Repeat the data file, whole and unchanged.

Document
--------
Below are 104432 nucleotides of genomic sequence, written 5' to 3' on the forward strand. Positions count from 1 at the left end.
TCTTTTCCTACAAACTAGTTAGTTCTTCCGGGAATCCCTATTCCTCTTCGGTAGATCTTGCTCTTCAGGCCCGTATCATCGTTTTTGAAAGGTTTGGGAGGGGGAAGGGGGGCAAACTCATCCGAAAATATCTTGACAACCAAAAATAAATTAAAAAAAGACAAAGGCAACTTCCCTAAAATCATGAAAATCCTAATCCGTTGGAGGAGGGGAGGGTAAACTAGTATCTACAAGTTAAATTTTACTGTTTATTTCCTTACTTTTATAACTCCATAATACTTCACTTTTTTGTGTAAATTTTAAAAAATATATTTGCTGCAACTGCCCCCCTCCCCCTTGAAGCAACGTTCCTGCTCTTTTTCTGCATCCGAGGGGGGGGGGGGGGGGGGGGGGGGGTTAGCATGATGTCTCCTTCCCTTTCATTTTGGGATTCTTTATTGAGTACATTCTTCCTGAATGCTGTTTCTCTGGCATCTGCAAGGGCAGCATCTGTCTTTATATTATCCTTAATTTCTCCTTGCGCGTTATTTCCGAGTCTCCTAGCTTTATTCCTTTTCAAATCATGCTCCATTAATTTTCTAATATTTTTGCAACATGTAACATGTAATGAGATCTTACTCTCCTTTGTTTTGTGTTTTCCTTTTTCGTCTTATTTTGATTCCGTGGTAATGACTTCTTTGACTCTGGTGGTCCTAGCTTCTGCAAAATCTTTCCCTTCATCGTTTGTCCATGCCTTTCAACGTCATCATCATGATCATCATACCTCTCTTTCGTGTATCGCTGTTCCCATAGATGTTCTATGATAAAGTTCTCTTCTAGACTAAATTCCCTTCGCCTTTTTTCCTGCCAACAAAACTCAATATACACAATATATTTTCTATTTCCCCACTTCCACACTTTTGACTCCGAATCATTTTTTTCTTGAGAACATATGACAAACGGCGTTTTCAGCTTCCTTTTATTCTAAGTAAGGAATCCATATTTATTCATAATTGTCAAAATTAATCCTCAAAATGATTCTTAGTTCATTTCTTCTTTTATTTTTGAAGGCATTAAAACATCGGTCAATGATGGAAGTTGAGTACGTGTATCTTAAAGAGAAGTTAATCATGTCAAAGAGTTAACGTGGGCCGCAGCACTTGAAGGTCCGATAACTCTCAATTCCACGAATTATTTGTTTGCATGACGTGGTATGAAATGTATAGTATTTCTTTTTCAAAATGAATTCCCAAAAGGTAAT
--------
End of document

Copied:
Below are 104432 nucleotides of genomic sequence, written 5' to 3' on the forward strand. Positions count from 1 at the left end.
TCTTTTCCTACAAACTAGTTAGTTCTTCCGGGAATCCCTATTCCTCTTCGGTAGATCTTGCTCTTCAGGCCCGTATCATCGTTTTTGAAAGGTTTGGGAGGGGGAAGGGGGGCAAACTCATCCGAAAATATCTTGACAACCAAAAATAAATTAAAAAAAGACAAAGGCAACTTCCCTAAAATCATGAAAATCCTAATCCGTTGGAGGAGGGGAGGGTAAACTAGTATCTACAAGTTAAATTTTACTGTTTATTTCCTTACTTTTATAACTCCATAATACTTCACTTTTTTGTGTAAATTTTAAAAAATATATTTGCTGCAACTGCCCCCCTCCCCCTTGAAGCAACGTTCCTGCTCTTTTTCTGCATCCGAGGGGGGGGGGGGGGGGGGGGGGGGGTTAGCATGATGTCTCCTTCCCTTTCATTTTGGGATTCTTTATTGAGTACATTCTTCCTGAATGCTGTTTCTCTGGCATCTGCAAGGGCAGCATCTGTCTTTATATTATCCTTAATTTCTCCTTGCGCGTTATTTCCGAGTCTCCTAGCTTTATTCCTTTTCAAATCATGCTCCATTAATTTTCTAATATTTTTGCAACATGTAACATGTAATGAGATCTTACTCTCCTTTGTTTTGTGTTTTCCTTTTTCGTCTTATTTTGATTCCGTGGTAATGACTTCTTTGACTCTGGTGGTCCTAGCTTCTGCAAAATCTTTCCCTTCATCGTTTGTCCATGCCTTTCAACGTCATCATCATGATCATCATACCTCTCTTTCGTGTATCGCTGTTCCCATAGATGTTCTATGATAAAGTTCTCTTCTAGACTAAATTCCCTTCGCCTTTTTTCCTGCCAACAAAACTCAATATACACAATATATTTTCTATTTCCCCACTTCCACACTTTTGACTCCGAATCATTTTTTTCTTGAGAACATATGACAAACGGCGTTTTCAGCTTCCTTTTATTCTAAGTAAGGAATCCATATTTATTCATAATTGTCAAAATTAATCCTCAAAATGATTCTTAGTTCATTTCTTCTTTTATTTTTGAAGGCATTAAAACATCGGTCAATGATGGAAGTTGAGTACGTGTATCTTAAAGAGAAGTTAATCATGTCAAAGAGTTAACGTGGGCCGCAGCACTTGAAGGTCCGATAACTCTCAATTCCACGAATTATTTGTTTGCATGACGTGGTATGAAATGTATAGTATTTCTTTTTCAAAATGAATTCCCAAAAGGTAAT